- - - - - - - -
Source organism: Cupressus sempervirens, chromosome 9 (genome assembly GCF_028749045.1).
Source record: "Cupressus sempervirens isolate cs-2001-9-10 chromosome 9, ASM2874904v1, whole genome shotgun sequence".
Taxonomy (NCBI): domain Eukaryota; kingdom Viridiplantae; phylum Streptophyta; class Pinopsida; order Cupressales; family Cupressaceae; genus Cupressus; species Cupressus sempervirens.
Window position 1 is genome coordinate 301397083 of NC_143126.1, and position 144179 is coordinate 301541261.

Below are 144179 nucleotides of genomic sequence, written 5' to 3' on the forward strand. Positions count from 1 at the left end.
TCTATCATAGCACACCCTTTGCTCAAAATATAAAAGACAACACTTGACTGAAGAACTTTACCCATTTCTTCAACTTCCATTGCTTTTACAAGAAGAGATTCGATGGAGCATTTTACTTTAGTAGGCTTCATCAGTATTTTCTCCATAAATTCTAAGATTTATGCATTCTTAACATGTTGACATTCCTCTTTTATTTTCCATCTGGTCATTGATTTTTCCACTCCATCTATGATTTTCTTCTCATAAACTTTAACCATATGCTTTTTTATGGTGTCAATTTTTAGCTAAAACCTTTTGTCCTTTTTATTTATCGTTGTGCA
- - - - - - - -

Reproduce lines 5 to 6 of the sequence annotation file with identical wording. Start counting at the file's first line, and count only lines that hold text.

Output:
Below are 144179 nucleotides of genomic sequence, written 5' to 3' on the forward strand. Positions count from 1 at the left end.
TCTATCATAGCACACCCTTTGCTCAAAATATAAAAGACAACACTTGACTGAAGAACTTTACCCATTTCTTCAACTTCCATTGCTTTTACAAGAAGAGATTCGATGGAGCATTTTACTTTAGTAGGCTTCATCAGTATTTTCTCCATAAATTCTAAGATTTATGCATTCTTAACATGTTGACATTCCTCTTTTATTTTCCATCTGGTCATTGATTTTTCCACTCCATCTATGATTTTCTTCTCATAAACTTTAACCATATGCTTTTTTATGGTGTCAATTTTTAGCTAAAACCTTTTGTCCTTTTTATTTATCGTTGTGCA